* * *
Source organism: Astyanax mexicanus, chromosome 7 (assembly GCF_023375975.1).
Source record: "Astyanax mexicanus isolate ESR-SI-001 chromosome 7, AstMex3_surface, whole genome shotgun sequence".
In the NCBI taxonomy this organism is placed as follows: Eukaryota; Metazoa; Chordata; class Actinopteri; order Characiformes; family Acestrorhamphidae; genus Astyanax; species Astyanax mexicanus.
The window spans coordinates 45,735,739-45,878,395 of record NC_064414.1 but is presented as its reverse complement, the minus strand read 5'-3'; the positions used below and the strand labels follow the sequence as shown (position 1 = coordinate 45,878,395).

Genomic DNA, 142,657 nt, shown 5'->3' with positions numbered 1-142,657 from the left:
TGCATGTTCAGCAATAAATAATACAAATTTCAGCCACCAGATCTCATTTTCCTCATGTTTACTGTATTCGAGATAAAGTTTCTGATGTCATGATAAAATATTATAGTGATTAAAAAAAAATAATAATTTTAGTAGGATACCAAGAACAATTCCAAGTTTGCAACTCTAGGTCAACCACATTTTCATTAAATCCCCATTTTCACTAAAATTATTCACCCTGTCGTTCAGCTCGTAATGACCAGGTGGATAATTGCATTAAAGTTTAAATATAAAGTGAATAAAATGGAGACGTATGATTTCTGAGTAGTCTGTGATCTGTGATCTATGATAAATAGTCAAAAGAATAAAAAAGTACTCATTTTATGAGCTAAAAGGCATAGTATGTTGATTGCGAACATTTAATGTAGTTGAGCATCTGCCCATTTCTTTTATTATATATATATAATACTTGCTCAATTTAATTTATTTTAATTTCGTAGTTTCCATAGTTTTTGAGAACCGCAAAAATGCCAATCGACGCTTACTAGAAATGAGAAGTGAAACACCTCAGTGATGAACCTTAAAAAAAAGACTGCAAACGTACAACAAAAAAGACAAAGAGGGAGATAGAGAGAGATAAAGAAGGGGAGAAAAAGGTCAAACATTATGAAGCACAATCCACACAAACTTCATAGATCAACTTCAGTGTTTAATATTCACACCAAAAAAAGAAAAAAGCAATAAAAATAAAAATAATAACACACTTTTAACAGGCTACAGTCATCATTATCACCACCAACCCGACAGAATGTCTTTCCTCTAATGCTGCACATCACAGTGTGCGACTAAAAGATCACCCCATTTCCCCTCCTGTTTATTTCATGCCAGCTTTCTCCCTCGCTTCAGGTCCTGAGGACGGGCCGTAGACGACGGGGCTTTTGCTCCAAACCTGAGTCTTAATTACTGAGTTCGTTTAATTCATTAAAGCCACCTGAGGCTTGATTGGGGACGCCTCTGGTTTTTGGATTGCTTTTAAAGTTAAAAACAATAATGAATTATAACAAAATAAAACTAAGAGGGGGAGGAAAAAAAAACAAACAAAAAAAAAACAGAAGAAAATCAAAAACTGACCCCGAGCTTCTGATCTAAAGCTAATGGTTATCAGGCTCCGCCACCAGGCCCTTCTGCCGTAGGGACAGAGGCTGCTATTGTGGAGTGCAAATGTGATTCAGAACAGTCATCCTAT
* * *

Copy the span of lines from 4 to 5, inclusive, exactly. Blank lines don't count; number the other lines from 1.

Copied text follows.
The window spans coordinates 45,735,739-45,878,395 of record NC_064414.1 but is presented as its reverse complement, the minus strand read 5'-3'; the positions used below and the strand labels follow the sequence as shown (position 1 = coordinate 45,878,395).

Genomic DNA, 142,657 nt, shown 5'->3' with positions numbered 1-142,657 from the left: